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In 1917, Sergei Rachmaninoff (1873-1943) found himself in what would become permanent exile from his homeland, and never again approached the genre of song. For him, song composition involved a deep connection to the culture, poets, and singers of his native Russia. When this link was tragically severed, so too was his desire to express his heritage in the medium of song. Fortunately, Rachmaninoff composed some 80 songs between the years 1890 and 1917, and his development as a song composer closely parallels his broader artistic development.
The songs on this program are from the 1890s, and they show how Rachmaninoff was able to carry on and develop the romans tradition which he felt was handed down through Tchaikovsky. In these songs, as in Tchaikovsky’s, it is the melody of the vocal line which is generally given the responsibility of conveying the emotions in the text. Not surprisingly however, Rachmaninoff’s piano accompaniments are more elaborate than the simple elegance of Tchaikovsky’s, and his powerful and colorful piano parts greatly serve to give an added emotional dimension within which his vocal lines are free to explore wild passions. Rachmaninoff’s elevation of the role of the piano often helps to convey many layers of the text, sometimes complementing, sometimes commenting on the vocal line, thus creating on a dramatic and emotional level a more equal partnership between the two elements.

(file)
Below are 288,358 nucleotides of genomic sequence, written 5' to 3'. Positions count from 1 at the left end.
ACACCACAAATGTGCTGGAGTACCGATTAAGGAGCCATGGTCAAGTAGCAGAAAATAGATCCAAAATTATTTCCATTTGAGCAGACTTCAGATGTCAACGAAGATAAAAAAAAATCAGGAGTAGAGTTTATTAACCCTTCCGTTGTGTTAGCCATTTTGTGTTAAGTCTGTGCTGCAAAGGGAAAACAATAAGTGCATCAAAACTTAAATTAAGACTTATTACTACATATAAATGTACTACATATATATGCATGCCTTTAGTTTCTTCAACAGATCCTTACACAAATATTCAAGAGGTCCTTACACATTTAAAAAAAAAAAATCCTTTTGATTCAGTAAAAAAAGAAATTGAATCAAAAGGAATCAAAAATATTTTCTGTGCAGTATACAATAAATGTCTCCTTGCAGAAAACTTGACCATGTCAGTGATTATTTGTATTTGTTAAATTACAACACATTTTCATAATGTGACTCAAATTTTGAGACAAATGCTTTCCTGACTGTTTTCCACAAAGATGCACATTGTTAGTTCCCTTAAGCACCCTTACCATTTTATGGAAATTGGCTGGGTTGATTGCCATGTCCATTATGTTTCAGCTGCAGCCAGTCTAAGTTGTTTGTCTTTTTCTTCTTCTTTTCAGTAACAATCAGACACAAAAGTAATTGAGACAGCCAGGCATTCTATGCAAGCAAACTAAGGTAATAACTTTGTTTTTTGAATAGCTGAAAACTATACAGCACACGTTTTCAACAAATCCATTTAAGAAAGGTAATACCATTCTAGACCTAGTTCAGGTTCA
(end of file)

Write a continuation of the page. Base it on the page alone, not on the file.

-- Ryan Dorin is currently working towards completion of a Ph.D. in Music Composition at New York University. He is currently composing and drawing an animated opera.